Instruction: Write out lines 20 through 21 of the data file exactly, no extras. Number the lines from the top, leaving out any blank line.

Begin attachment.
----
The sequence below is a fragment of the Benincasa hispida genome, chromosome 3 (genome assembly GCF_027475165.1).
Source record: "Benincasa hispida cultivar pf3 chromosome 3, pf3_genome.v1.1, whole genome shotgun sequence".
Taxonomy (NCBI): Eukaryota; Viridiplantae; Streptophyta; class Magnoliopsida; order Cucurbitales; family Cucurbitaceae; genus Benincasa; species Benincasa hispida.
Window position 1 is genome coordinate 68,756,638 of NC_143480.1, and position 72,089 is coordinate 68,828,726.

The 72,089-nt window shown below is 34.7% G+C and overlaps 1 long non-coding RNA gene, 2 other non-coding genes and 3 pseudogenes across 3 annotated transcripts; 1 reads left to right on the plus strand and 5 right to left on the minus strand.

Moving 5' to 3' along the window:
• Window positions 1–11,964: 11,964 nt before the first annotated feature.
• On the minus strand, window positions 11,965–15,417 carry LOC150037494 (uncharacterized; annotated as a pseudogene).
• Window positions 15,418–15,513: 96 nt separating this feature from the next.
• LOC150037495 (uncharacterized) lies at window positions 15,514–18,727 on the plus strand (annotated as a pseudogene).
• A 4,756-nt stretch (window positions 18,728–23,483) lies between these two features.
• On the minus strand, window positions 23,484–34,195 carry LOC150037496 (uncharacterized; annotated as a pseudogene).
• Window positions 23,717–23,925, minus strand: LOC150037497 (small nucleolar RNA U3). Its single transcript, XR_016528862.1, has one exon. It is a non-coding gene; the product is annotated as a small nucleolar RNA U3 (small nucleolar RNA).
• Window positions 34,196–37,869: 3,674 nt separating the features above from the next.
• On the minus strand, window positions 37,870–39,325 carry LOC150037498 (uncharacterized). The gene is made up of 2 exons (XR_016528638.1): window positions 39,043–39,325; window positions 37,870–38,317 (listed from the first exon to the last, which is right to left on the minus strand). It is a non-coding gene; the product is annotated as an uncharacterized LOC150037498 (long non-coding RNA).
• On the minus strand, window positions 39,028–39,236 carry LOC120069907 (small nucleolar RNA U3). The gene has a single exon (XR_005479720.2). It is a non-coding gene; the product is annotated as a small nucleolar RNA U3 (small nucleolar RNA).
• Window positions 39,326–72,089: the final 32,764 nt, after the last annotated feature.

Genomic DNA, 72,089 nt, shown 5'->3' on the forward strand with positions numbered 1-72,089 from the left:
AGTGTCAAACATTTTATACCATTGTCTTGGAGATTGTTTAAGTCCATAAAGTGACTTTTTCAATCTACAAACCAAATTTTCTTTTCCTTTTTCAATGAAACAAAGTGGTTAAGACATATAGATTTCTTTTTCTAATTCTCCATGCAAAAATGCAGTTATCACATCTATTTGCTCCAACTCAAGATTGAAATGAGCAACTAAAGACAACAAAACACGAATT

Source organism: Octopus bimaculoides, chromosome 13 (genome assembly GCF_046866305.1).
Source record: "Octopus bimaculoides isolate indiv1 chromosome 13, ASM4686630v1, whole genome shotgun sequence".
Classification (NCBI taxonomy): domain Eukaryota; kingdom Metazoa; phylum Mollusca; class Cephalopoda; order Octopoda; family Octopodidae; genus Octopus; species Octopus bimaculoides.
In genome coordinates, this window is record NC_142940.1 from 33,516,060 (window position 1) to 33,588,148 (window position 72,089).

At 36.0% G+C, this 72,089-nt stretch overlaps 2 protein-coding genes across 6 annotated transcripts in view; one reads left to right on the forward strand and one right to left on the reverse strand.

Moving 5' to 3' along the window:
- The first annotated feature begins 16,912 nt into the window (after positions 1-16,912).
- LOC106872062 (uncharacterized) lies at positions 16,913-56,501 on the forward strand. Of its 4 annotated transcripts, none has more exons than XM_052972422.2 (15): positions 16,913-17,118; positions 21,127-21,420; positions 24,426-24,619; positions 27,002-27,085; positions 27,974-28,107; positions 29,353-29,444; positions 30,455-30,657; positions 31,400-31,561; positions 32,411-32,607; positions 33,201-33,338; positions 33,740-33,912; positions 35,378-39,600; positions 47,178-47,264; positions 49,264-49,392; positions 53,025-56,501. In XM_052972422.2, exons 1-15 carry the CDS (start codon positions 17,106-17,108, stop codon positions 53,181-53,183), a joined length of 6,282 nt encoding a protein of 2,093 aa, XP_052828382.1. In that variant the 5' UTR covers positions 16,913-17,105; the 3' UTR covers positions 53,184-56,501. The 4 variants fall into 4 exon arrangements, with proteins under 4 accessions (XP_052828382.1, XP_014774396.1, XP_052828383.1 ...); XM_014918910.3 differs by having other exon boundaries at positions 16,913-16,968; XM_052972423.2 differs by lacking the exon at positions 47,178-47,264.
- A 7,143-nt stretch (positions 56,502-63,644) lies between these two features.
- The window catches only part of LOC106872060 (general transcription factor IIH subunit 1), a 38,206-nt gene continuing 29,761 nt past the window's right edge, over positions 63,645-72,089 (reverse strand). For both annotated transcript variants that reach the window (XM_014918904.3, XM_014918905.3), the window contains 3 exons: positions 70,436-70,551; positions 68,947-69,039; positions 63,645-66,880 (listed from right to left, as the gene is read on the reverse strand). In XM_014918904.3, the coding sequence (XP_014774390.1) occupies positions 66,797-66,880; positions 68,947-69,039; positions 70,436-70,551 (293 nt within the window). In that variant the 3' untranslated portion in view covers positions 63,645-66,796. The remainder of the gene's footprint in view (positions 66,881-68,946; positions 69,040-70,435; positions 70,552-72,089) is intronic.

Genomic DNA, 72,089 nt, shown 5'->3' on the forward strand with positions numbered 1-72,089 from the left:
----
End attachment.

Source organism: Octopus bimaculoides, chromosome 13 (genome assembly GCF_046866305.1).
Source record: "Octopus bimaculoides isolate indiv1 chromosome 13, ASM4686630v1, whole genome shotgun sequence".